In addition to our regular articles about fitness, I love posting personal anecdotes from actual clients. Here is one that just came to me from Eric Peterson, a client of Jason Smith Fitness since 2010. If you have an interesting fitness story to tell, send it my way at firstname.lastname@example.org.
My name is Eric Peterson. I met Jason Smith through a referral of a friend of mine. This friend of mine was always a string bean and I was surprised to see my friend transform into a much stronger but lean physique over the course of 3-4 years. In October of 2010 I was facing a bit of a mid-life crisis as a 26 year old business owner who was tired of always feeling… well, tired. Weak. Fat and sluggish. My friend recommended I go in for a free consultation with Jason.
After a detailed discussion, Jason outlined what the next 90 days for me would look like. Frankly, back then it was pretty intimidating— and that was not due to Jason. It was due to where I came from. I was born with a unique syndrome called Ehlers Danlos Syndrome. This impacted my joints greatly, and as such I had little to no physical activity since, well, ever. No PE. I was excused from it in high school. No real activities or sports. When I would eat right, growing up, I would weigh between 120 and 130 pounds. When I would not care about what I was eating I would be closer to 200 pounds. 50 pounds of fat on a skeleton with no muscle. So when I spoke to Jason, essentially my concern was “Will weight training hurt me? And how do I lose this weight without going insane? I’ve never done this.” Jason outlined a meal plan for me. And that very night, enthused, I had my last meal of Taco Bell and explained to my wife that I was going to embark on a 90 day quest for change. No take backs. No quitting. I did that 90 days.
In 100 days I went from 189 pounds to 139 pounds. I went from 30% body fat to 8%. It was absolutely invigorating. Never terrifying. Within 2 weeks I started to feel different, and by the end of my second month with Jason Smith I felt real positive change. It hurt less to walk. I felt faster. More confident. But that’s not even the most exhilarating thing about that transformation.
The big thing was that I learned how to work out. I learned how to do body movements I simply could not do at the beginning. If you asked me to do a push up, my form would have been laughable. No longer. If you asked me to do a bicep curl at the beginning, it was hilarious. I had to use all of my body weight simply to get even a 5 pound weight up because I had absolutely no muscle supporting that movement. My wrists had nothing to protect them. My shoulders had nothing. In 90 days I may not have been able to curl as much as a guy who had been working out his whole life, but I had good form with the weight that made sense for me and I could grow from there.
That was the big realization. Even with my unique syndrome, the RIGHT way to work out taught me how to build protection around my joints and stability without risk of injury. It’s hard to really state that with enough excitement. My whole life I thought physical activity was out of the question— too much risk of injury. In reality building muscles to protect my joints was the much smarter strategy.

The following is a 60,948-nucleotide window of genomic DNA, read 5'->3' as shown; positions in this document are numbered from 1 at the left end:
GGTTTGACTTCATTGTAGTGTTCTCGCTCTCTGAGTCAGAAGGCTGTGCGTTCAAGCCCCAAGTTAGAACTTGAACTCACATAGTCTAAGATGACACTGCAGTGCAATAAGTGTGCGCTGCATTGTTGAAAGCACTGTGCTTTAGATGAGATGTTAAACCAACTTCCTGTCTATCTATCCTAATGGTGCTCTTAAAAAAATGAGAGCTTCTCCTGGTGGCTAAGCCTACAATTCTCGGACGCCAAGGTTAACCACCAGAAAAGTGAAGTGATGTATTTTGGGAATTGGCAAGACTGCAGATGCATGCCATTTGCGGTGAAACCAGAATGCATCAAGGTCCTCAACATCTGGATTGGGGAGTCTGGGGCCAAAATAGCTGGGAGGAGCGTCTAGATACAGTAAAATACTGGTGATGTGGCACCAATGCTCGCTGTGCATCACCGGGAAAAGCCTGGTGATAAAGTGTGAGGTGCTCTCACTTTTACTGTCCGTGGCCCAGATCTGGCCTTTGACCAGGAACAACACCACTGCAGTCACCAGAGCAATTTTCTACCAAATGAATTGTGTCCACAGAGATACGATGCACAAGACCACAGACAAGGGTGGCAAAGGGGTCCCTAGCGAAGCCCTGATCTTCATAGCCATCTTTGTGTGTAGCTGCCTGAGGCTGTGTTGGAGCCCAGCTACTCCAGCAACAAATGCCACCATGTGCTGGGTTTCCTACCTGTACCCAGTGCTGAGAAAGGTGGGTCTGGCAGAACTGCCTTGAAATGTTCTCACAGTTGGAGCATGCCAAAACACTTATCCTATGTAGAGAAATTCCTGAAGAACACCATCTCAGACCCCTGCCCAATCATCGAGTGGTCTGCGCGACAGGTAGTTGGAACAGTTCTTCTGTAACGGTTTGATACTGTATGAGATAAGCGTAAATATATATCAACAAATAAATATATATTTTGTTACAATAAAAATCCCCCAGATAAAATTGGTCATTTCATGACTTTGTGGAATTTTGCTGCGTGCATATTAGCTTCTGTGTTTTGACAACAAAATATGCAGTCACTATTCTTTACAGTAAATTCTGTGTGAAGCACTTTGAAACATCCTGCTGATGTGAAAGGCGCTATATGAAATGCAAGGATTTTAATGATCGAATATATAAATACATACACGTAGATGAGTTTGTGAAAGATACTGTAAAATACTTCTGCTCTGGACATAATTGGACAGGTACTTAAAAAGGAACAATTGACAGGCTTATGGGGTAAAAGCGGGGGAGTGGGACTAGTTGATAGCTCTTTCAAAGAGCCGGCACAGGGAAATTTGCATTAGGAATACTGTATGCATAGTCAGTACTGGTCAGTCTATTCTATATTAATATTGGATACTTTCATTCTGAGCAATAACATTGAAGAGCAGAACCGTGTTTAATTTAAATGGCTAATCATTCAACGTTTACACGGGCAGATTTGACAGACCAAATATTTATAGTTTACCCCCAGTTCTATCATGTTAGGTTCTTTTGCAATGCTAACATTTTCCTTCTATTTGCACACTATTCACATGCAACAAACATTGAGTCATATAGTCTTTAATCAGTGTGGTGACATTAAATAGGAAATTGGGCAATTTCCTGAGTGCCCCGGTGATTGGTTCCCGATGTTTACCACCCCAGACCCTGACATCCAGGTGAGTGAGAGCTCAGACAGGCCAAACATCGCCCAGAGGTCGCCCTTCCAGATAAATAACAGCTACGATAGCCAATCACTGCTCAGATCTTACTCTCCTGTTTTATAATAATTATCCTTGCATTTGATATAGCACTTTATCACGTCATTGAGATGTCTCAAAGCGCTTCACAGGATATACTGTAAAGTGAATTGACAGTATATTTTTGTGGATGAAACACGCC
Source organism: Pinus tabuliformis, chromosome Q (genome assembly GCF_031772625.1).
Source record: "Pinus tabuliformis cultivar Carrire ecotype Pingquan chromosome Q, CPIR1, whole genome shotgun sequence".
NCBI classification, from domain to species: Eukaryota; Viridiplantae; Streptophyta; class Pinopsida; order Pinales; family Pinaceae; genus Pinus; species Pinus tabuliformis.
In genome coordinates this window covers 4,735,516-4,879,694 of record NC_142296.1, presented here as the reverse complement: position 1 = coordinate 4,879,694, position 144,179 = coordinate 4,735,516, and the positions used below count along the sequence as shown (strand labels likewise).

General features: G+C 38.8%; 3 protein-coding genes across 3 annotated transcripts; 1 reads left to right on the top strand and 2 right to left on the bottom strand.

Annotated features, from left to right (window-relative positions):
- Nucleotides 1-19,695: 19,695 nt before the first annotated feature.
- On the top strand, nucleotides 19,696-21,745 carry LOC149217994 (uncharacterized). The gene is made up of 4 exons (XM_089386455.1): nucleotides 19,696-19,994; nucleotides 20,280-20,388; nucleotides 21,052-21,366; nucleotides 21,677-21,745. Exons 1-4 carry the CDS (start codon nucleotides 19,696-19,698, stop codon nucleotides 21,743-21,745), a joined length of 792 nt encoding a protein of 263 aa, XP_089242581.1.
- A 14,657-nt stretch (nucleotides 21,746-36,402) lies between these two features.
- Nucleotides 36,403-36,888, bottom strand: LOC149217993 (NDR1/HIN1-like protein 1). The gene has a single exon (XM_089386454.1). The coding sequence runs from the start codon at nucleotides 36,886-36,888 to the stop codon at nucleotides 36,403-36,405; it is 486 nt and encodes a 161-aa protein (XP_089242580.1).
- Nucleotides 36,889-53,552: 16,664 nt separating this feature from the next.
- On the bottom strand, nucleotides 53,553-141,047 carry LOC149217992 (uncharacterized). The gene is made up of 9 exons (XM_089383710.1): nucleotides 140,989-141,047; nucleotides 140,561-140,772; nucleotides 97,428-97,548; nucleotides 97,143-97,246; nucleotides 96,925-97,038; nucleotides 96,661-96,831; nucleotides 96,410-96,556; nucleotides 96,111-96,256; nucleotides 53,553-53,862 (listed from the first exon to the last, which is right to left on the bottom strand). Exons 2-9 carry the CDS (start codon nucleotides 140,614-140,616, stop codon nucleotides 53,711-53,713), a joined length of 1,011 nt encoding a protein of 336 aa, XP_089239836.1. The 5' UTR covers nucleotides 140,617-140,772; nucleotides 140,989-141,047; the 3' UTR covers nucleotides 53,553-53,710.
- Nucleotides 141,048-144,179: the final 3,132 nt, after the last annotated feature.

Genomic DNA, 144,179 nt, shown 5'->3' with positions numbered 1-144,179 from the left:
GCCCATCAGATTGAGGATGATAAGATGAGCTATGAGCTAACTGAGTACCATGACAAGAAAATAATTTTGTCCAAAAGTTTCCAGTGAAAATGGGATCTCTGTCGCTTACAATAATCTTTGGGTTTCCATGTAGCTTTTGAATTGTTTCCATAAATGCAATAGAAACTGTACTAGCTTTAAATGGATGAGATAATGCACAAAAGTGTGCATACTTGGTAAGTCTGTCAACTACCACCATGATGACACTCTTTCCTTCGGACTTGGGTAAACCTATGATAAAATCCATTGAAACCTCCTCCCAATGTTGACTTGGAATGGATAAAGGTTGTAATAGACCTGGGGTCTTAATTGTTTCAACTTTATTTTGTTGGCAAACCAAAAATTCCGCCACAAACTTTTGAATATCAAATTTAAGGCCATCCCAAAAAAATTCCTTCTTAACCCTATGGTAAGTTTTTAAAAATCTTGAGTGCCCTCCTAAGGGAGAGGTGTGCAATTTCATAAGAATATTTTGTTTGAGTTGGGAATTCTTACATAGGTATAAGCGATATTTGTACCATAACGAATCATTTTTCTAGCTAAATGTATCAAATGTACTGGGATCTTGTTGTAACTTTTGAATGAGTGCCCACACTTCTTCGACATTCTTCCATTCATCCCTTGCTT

And that was just the start.
I worked out solidly with Jason Smith for 3 years. I got lean. I spent years building muscle. Jason helped me stay focused and invigorated about this lifestyle. I told him many times, “This is like a sort of church for me.”
In 2013 I went through a lot of sudden work issues. Something I had never dealt with before: failure in my entrepreneurial exploits. It got the better of me because it was my first real occurrence of facing such a thing. I gradually stopped taking the gym so seriously, in the midst of a pretty staggering depression.
In 2015 I came back. Through all of my struggles during that period away from what I consider the most important ingredient to a positive lifestyle, I kept thinking, “Man, I just miss that focus. That ability to face life head on and still persevere towards adaptation and change.” Earlier that year I had a child come into this world, and that broke me out of my work funk and started me on the path of rebuilding my entrepreneurial pursuits. And I can say that my child, my work, my attitude really taught me how to fail and then get back up again, but a very large ingredient (perhaps the most important) was this continual impression in the back of my mind: “Eric, not every day at the gym is perfect. What do you do when you fail at the gym? You go back to the gym next time and do better.” And Jason taught me that. I shudder to think if my time with Jason in my twenties had NOT happened— and if I had not learned that lesson by the time these real obstacles in my life had shown up.
In 2016 Jason’s gym held a body fat losing contest. I won, considerably. It was a return to form, due to the impact that Jason had on my mind during my twenties. And over the last year we’ve been working on a protocol for strength building and I’ve raised by max benchpress from 150 to 230 in under six months. I’m happy to say that solidly into my thirties I’ve learned more about my body, how it works, and how to enact change than I ever thought I was capable of.
It’s really pretty crazy to look back on everything. When I think of what I actually thought I was capable of when I first met Jason, and then I think of what actual facts I know about my body now, and what my true limitations are, it is absolutely mind-blowing.
I love this gym. It’s a major part of my life and something I look forward to throughout the week. It impacts the drive I have with my family, my work, and the way my mind works. My time in Jason Smith’s gym has completely changed my time outside of Jason Smith’s gym for the better.